17 February 2018

Consider: Welcome to the era of Political Correctness.

In our contemporary western culture everyone from members of our government to the local shop keeper is going to great lengths to ensure that their choice of language and terminology are inoffensive and ‘correct’. In our PC world, for example, a short person is now described as ‘vertically challenged’, a bald person is ‘follically challenged’, a dish-washer in a café is called a ‘utensil sanitiser’ and one who is overweight is ‘a person of mass’. At best, PC terms are an attempt by our society to show respect and give dignity to the individuals that make up our communities. At worst, if we look beyond the comical titles, I believe that the trend for political correctness has a more disconcerting side to it, particularly in relation to our freedom to express our Christian beliefs. Consider this with me…

For the first time this year, it was reported that members of the White House in the United States referred to their Christmas Tree as their ‘Holiday Tree’. You may respond quickly and dismiss this as something ‘typically American’, but let me assure you, this is as relevant an issue on our own doorstep. Last Christmas my husband went into a well-known coffee chain and asked for the ‘Christmas Blend’. The lady behind the counter smiled at him and said, “One ‘Holiday Blend’ coming up!” My husband explained again that he actually wanted the ‘Christmas Blend’, again the lady replied, “Yes, ‘Holiday Blend’, what size would you like?” When my husband queried if the ‘Holiday Blend’ was similar to the ‘Christmas Blend’ the ‘Barista’ admitted that it was one and the same and that they were being encouraged to call that particular coffee the ‘Holiday Blend’ as they were keen not to offend those who did not like to use the word ‘Christmas’. Whether it’s the coffee or the tree, it’s clear that we are in danger of letting political correctness turn the overtly Christian festival of Christmas into just another generic holiday where the focus is on mankind rather than the Creator God, made humble in the stable for the good of us all.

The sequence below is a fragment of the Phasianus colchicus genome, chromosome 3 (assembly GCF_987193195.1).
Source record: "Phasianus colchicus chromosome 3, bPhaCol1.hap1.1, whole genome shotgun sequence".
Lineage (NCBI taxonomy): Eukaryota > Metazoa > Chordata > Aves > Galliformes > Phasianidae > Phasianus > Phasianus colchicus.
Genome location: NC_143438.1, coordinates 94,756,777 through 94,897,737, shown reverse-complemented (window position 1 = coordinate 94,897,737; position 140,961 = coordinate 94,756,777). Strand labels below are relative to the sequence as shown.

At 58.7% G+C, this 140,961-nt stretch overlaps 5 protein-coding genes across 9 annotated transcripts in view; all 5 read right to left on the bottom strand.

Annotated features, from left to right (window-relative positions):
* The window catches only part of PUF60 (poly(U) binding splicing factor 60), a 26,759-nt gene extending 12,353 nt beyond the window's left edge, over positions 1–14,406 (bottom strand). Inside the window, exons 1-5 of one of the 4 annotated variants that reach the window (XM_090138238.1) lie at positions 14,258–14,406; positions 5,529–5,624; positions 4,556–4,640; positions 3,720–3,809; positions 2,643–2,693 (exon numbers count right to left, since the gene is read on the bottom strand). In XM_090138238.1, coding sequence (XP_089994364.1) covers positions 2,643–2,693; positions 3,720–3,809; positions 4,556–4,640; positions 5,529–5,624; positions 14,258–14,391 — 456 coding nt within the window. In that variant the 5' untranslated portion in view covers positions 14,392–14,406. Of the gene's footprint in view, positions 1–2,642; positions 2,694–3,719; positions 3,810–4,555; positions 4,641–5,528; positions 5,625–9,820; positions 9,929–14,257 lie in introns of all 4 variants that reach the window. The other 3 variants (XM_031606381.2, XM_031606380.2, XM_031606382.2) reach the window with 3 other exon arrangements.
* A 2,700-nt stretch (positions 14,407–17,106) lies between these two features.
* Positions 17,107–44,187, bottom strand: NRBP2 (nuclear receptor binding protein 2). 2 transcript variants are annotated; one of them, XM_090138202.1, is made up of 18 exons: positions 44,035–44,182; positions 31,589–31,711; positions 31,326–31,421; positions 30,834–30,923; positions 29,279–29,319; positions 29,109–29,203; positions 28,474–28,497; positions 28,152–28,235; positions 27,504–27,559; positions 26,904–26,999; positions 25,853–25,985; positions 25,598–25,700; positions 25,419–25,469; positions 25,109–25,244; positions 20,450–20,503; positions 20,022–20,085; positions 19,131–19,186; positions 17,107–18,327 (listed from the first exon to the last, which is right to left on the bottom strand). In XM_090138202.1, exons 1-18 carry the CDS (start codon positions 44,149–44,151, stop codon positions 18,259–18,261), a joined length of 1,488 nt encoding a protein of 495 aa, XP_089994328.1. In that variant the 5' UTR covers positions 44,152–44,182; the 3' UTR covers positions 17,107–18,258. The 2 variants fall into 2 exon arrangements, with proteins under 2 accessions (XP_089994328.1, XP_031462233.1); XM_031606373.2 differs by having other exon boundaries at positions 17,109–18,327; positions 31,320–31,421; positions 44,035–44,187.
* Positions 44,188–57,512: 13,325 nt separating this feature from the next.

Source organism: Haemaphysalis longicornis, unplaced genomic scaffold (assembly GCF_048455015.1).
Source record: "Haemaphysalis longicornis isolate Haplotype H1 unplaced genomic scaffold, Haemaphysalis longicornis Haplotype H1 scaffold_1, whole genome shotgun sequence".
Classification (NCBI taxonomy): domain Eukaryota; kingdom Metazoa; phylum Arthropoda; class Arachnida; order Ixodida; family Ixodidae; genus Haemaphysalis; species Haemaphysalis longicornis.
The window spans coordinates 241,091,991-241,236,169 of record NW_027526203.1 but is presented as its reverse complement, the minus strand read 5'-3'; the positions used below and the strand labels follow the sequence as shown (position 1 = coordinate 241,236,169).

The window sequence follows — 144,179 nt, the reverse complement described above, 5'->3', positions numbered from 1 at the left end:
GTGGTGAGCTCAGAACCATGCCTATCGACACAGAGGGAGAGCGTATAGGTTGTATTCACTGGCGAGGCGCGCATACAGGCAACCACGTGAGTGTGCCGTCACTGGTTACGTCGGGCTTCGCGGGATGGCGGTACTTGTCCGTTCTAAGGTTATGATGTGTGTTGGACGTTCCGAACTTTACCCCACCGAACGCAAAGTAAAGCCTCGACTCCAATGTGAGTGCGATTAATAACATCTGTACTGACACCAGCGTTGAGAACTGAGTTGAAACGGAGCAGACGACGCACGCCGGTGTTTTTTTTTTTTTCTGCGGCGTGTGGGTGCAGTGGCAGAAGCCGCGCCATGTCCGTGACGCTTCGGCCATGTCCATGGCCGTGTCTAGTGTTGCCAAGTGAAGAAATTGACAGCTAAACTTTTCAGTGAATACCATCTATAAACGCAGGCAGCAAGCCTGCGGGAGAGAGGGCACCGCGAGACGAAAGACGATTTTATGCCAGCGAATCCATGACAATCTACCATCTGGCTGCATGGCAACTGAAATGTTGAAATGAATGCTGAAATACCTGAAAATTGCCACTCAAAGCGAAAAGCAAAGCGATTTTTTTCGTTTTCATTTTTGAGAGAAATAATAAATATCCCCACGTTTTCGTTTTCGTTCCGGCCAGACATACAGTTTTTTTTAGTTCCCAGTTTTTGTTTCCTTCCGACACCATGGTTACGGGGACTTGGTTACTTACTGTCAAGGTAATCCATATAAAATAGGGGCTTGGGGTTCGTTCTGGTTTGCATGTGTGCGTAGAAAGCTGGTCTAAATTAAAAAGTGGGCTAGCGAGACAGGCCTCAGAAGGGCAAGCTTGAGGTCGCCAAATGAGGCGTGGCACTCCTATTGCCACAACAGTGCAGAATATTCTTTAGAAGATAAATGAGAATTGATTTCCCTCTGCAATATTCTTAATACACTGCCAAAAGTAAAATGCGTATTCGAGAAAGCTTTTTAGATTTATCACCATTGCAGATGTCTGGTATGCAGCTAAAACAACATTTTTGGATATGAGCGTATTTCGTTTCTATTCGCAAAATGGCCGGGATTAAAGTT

In response to hearing about the ‘Holiday Tree’ in the White House, Ben Stein, the well known American actor, writer, and commentator, was moved to express his views on this issue. He explained that it is political correctness gone too far. As a Jew he isn’t the least bit offended when people use the word Christmas in relation to trees, lights, and in greetings at this time of the year, because in a nutshell – that’s what they are! He, quite appropriately, highlighted the danger of this type of political correctness – it curtails Christian freedom to share their faith, and in so doing, creates a far less appealing world to live in. As he puts it, “Funny how simple it is for people to trash God and then wonder why the world’s going to Hell.”